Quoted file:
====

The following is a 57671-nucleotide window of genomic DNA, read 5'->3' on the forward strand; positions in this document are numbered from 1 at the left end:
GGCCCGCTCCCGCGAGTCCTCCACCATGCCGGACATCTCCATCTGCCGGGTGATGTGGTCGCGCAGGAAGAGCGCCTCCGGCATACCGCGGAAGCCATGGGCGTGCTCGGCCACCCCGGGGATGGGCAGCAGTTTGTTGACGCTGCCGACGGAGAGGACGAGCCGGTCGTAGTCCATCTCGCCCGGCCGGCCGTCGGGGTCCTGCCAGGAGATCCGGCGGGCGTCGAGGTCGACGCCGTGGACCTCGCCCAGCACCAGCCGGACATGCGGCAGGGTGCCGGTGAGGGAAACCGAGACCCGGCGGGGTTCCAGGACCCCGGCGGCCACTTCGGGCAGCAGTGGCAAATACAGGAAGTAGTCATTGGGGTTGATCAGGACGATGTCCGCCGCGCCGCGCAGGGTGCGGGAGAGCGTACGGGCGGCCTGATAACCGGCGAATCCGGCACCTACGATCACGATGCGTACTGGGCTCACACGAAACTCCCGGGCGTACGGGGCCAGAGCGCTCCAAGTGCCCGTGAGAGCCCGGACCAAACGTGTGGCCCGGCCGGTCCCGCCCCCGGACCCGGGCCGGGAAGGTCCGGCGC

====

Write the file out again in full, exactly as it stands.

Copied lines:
The following is a 57671-nucleotide window of genomic DNA, read 5'->3' on the forward strand; positions in this document are numbered from 1 at the left end:
GGCCCGCTCCCGCGAGTCCTCCACCATGCCGGACATCTCCATCTGCCGGGTGATGTGGTCGCGCAGGAAGAGCGCCTCCGGCATACCGCGGAAGCCATGGGCGTGCTCGGCCACCCCGGGGATGGGCAGCAGTTTGTTGACGCTGCCGACGGAGAGGACGAGCCGGTCGTAGTCCATCTCGCCCGGCCGGCCGTCGGGGTCCTGCCAGGAGATCCGGCGGGCGTCGAGGTCGACGCCGTGGACCTCGCCCAGCACCAGCCGGACATGCGGCAGGGTGCCGGTGAGGGAAACCGAGACCCGGCGGGGTTCCAGGACCCCGGCGGCCACTTCGGGCAGCAGTGGCAAATACAGGAAGTAGTCATTGGGGTTGATCAGGACGATGTCCGCCGCGCCGCGCAGGGTGCGGGAGAGCGTACGGGCGGCCTGATAACCGGCGAATCCGGCACCTACGATCACGATGCGTACTGGGCTCACACGAAACTCCCGGGCGTACGGGGCCAGAGCGCTCCAAGTGCCCGTGAGAGCCCGGACCAAACGTGTGGCCCGGCCGGTCCCGCCCCCGGACCCGGGCCGGGAAGGTCCGGCGC